Over the first 8 months, I lost count how much money I ploughed into my own varnish research, I tried almost everything I could get my hands on at the DIY or art store, I tried marble wax, liquid glass, water based acrylic, oil based varnishes, store bought shellac ..... none of it worked. I went back to trying gum sandarac again, but time and time again it melted my images. I was stumped. It actually turned out that the collodion I was using, had a different, older alcohol content than I was mixing my varnish up, this was a Eureka moment, once I got the alcohol in the collodion and the alcohol in the varnish the same ..... no more melting images! However, I was left a bit disappointed with the finish from the Gum Sandarac, which led me to continue experimenting.

I looked at the USA, a chap called Gerald Figal was doing alot of his own research into period specific varnishes of the 1800's, and it turned out that the hotly advocated gum sandarac was actually not the varnish of choice, most photographers in the day used shellac. At the same time, I also experimented with New Zealand native Kauri gum - both of these varnishes gave highly acceptable results and I am still using these today. 

To the left is a video of the varnishing process.

#makeportraits a bts look - Clare

A behind the scenes look at a recent portrait with Clare.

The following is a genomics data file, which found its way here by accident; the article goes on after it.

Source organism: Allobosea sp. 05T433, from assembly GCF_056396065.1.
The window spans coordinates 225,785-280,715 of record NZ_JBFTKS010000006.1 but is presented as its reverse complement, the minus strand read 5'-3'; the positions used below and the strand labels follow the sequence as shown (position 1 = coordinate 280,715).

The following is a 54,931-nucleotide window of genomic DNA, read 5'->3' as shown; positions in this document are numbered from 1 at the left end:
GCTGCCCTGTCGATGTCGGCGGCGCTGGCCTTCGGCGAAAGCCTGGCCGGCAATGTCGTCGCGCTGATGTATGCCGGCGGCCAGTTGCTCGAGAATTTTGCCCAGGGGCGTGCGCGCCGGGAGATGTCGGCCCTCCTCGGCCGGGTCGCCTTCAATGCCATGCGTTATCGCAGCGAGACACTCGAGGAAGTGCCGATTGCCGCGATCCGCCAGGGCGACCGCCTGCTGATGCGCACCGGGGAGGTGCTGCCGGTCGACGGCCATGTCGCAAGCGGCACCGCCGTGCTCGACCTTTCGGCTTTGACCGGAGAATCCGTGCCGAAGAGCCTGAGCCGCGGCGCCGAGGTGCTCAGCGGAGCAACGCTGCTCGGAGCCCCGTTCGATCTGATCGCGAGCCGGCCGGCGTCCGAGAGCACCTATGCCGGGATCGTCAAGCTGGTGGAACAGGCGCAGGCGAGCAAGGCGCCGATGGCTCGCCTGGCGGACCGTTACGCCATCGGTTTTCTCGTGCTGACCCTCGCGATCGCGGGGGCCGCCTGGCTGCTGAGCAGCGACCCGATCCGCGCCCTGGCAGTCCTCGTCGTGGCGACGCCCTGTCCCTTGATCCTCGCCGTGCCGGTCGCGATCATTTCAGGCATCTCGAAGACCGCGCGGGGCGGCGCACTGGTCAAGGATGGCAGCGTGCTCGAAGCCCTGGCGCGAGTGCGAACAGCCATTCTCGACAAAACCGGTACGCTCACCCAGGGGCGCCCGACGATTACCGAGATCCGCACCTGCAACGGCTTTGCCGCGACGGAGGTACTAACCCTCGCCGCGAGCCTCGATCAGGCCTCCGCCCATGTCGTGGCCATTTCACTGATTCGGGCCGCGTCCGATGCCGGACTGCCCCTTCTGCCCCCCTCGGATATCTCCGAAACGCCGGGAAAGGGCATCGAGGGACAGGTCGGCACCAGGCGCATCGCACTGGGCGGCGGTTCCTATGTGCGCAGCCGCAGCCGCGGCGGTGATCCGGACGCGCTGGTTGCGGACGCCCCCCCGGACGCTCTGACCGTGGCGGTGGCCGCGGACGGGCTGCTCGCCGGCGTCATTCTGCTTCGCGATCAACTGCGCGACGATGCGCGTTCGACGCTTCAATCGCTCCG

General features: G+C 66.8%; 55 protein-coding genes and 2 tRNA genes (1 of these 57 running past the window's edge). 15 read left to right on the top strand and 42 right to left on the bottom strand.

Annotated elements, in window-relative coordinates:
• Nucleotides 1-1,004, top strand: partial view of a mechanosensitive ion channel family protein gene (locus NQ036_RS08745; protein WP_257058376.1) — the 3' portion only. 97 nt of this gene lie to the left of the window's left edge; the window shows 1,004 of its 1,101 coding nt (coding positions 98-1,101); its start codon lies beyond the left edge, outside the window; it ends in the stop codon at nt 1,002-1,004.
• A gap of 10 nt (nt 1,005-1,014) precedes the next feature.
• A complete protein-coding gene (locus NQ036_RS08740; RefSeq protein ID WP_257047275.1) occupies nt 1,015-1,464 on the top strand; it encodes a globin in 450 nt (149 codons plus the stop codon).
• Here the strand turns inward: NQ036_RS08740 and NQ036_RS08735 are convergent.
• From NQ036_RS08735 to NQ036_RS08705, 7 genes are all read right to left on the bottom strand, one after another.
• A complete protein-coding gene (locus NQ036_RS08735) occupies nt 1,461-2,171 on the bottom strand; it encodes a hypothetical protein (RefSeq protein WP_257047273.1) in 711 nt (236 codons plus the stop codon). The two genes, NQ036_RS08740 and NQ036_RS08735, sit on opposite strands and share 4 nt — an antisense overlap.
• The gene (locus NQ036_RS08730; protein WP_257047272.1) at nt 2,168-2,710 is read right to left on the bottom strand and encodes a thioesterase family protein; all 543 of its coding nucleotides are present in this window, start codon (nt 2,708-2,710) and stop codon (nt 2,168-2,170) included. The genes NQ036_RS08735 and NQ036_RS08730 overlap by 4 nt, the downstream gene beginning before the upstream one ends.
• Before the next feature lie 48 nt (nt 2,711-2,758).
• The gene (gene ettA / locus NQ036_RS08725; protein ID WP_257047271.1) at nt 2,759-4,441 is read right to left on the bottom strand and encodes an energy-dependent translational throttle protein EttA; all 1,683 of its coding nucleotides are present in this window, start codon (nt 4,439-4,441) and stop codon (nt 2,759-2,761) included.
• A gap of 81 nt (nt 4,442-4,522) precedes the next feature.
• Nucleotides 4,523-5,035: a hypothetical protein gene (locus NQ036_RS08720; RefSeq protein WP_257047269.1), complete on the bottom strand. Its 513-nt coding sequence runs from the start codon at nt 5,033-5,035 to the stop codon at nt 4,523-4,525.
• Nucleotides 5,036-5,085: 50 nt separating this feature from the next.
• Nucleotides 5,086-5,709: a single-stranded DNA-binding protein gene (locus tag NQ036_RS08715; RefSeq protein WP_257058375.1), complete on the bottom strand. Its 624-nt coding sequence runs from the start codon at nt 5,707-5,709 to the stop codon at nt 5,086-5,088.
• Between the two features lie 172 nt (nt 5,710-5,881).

There is a considerable amount of preparation that goes into making just one wet plate collodion portrait. 

My preparation starts weeks before the proposed shoot with the acquisition and manufacturing of the chemicals involved in making an image.

Once the chemistry is sorted or in progress, I turn my attention to the sitter. Based on their most current image they send to me or on their public social media images, I start to create concept or mood board for the type of image I feel will suit their face for a portrait. I will often do this via Pinterest, although I usually keep upcoming portraits locked as private, only sharing them with the sitter or my creative collaborators.  

After creating a shortlist of images, either based on my preference, the sitters preference or my creative collaborators preference, I start deconstructing the lighting, then re purposing it for my own vision.

Check out the BTS images below and the commentary to read how the final image came about. Feel free to leave comments. 

 
 

Sitter: Clare McDonald

Collodionist: Paul Alsop

Creative collaborator: Ani Fourie

BTS Photographer: Shawn Rolton

 

 
 

Imperfect Imperfections

... pure chance, the perfect imperfection, I’d call it. It’s that can really work, bring a plate to life ......... other times it can completely kill it .....
— Ben Cauchi, interview, 2011
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Making a mess

Wet Plate Photography is synonymous with imperfections, artifacts, nuances, those organic remnants of the physical process that is part of the labour of love, making an image appear as an object, where there was once only chemicals and metal (or glass).

The 'slovenly technique' of JMC was her trademark of the Victorian Era

The 'slovenly technique' of JMC was her trademark of the Victorian Era